San Marcos Fire Marshal Ken Bell has issued a warning about the deadly effects of carbon monoxide in confined spaces suspected in two separate incidents that claimed the life of one man and seriously injured another within a few hours of each other Tuesday afternoon and early Wednesday.
Rob Schmid, manager of the Texas Parks and Wildlife A.E. Wood Fish Hatchery on Staples Road, was pronounced dead after he was found unresponsive in an underground chamber about 15 feet below the surface late Tuesday afternoon.
Schmid was working on the hatchery’s pump system when it appears he was overcome by carbon monoxide from a gas-powered pump, Bell said. The cause of death will be determined by an autopsy.
Police and firefighters responded to the scene where they determined Schmid had died and then worked for an hour and a half to bring the victim out of the chamber.
Air monitoring tests showed high levels of carbon monoxide in the chamber exceeding five times the permissible exposure limit, Bell said.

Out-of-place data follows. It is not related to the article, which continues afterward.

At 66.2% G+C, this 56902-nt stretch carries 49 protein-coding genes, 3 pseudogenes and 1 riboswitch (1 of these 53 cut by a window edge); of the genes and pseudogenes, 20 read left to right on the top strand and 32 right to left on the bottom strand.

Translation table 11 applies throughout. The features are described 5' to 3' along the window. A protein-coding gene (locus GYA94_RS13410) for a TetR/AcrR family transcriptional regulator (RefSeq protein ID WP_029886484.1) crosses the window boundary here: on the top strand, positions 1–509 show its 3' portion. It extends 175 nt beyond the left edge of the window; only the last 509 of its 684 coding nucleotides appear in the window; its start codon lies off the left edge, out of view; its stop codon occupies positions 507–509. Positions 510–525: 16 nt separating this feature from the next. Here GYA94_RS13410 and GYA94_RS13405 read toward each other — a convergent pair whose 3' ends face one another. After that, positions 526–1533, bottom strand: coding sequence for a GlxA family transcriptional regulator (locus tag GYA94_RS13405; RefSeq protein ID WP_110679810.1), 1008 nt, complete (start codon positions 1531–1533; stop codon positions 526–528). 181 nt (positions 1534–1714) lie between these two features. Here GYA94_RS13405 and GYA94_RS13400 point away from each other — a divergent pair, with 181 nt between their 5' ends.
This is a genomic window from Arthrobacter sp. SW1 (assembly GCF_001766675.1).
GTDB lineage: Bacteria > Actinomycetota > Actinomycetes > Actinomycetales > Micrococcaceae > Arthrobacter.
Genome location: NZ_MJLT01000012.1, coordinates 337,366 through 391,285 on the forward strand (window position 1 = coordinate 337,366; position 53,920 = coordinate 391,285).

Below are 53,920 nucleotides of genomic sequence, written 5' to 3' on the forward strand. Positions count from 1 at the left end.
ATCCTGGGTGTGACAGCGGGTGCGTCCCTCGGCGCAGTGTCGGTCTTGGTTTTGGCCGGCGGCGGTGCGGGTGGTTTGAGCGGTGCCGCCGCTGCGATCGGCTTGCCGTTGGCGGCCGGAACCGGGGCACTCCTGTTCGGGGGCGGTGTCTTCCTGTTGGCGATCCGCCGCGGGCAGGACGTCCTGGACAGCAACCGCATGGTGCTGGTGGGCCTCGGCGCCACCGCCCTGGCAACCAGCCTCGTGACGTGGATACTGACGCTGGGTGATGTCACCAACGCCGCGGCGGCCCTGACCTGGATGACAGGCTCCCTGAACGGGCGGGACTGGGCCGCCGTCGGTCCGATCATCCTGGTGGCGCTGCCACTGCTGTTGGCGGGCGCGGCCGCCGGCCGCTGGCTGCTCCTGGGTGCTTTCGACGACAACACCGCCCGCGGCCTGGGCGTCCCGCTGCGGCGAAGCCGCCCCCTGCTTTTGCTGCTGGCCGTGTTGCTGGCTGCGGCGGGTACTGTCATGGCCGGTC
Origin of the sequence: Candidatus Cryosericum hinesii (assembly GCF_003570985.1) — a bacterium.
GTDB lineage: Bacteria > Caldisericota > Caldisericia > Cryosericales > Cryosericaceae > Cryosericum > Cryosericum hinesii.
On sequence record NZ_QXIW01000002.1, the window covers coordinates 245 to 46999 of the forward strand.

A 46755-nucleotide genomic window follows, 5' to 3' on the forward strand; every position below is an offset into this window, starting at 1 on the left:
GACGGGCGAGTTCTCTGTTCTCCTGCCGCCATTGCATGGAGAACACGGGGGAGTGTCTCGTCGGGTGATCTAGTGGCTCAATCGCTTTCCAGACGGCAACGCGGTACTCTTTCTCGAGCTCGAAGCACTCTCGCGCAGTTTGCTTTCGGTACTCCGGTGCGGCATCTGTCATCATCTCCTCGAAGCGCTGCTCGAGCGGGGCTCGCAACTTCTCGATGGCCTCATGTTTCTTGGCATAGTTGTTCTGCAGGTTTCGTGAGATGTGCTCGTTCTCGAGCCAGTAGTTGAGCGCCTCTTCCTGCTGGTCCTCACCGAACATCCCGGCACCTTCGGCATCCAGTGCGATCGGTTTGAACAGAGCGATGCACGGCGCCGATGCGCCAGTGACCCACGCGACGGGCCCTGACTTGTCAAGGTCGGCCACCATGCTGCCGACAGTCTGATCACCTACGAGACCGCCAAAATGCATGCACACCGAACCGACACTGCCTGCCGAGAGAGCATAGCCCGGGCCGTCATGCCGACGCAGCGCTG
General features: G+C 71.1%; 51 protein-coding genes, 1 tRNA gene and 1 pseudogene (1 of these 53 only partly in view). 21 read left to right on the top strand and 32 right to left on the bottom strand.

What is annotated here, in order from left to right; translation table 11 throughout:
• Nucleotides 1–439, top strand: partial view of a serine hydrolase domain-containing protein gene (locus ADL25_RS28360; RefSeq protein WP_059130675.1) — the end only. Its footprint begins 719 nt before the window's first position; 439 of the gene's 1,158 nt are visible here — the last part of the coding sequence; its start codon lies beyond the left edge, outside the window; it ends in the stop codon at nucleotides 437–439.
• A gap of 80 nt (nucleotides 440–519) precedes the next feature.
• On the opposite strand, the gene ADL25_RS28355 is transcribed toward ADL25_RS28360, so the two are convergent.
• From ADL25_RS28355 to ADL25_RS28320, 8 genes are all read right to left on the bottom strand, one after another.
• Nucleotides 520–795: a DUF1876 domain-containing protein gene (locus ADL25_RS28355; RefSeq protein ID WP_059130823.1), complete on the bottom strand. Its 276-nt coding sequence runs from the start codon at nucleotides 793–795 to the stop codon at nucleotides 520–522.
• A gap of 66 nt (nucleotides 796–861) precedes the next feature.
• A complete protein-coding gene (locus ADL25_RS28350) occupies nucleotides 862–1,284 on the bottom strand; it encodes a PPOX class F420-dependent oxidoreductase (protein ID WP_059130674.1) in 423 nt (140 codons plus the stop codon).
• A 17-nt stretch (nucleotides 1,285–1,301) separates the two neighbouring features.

A second incident happened around 1:25 a.m. Wednesday when a construction worker was overcome by carbon monoxide at a work site at The Village at South Park shopping center, 102 Wonder World Drive.
The man, a concrete construction worker, was transported by ambulance to the University Hospital in San Antonio to undergo treatment in a hyperbaric chamber. His condition is unknown. Bell issued a stop work order at the site. When the fire department and EMS arrived, they found the worker had been exposed to large amounts of carbon monoxide.
“In this second incident detection measurements were well above the OSHA standards for exposure to such a gas, almost three times the maximum level authorized,” Bell said.
The worker was using a concrete saw indoors without proper ventilation, Bell said. A nearby store had to be ventilated after officials found it too was filled with the poison gas from the construction.
San Marcos police and the fire marshal’s office are still investigating both incidents in cooperation with state and federal agencies.
“Carbon monoxide is known as the silent killer,” Bell said. “We want to re-emphasize these dangers in the light of two exposure cases in the last day. People tend to forget the danger associated with this deadly gas in small spaces. This is a colorless and odorless gas that cannot be detected without special equipment.”
General awareness and good ventilation prevent most dangers associated with this gas, he added. Usually this concern arises in the winter time with enclosed spaces and heaters or fireplaces.